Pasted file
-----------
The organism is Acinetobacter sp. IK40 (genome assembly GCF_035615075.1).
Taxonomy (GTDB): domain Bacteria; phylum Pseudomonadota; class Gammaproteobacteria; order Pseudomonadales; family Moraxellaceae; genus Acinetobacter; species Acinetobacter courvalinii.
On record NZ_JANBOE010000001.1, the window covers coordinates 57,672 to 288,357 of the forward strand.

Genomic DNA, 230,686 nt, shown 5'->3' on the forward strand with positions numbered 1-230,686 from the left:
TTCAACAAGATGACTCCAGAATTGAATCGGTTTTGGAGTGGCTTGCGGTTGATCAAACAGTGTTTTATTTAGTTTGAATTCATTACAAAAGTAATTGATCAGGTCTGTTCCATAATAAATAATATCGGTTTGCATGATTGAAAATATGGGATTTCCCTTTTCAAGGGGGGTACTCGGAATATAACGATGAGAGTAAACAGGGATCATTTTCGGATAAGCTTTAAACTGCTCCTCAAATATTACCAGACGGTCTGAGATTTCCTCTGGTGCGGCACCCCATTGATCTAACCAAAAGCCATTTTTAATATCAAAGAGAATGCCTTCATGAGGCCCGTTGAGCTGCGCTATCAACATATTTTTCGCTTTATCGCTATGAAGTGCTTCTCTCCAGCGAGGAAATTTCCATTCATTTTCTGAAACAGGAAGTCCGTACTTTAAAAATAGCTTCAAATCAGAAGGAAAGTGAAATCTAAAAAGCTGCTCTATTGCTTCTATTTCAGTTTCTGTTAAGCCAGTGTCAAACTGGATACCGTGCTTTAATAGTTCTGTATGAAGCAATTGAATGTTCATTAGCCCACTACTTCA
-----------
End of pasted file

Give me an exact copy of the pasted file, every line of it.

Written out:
The organism is Acinetobacter sp. IK40 (genome assembly GCF_035615075.1).
Taxonomy (GTDB): domain Bacteria; phylum Pseudomonadota; class Gammaproteobacteria; order Pseudomonadales; family Moraxellaceae; genus Acinetobacter; species Acinetobacter courvalinii.
On record NZ_JANBOE010000001.1, the window covers coordinates 57,672 to 288,357 of the forward strand.

Genomic DNA, 230,686 nt, shown 5'->3' on the forward strand with positions numbered 1-230,686 from the left:
TTCAACAAGATGACTCCAGAATTGAATCGGTTTTGGAGTGGCTTGCGGTTGATCAAACAGTGTTTTATTTAGTTTGAATTCATTACAAAAGTAATTGATCAGGTCTGTTCCATAATAAATAATATCGGTTTGCATGATTGAAAATATGGGATTTCCCTTTTCAAGGGGGGTACTCGGAATATAACGATGAGAGTAAACAGGGATCATTTTCGGATAAGCTTTAAACTGCTCCTCAAATATTACCAGACGGTCTGAGATTTCCTCTGGTGCGGCACCCCATTGATCTAACCAAAAGCCATTTTTAATATCAAAGAGAATGCCTTCATGAGGCCCGTTGAGCTGCGCTATCAACATATTTTTCGCTTTATCGCTATGAAGTGCTTCTCTCCAGCGAGGAAATTTCCATTCATTTTCTGAAACAGGAAGTCCGTACTTTAAAAATAGCTTCAAATCAGAAGGAAAGTGAAATCTAAAAAGCTGCTCTATTGCTTCTATTTCAGTTTCTGTTAAGCCAGTGTCAAACTGGATACCGTGCTTTAATAGTTCTGTATGAAGCAATTGAATGTTCATTAGCCCACTACTTCA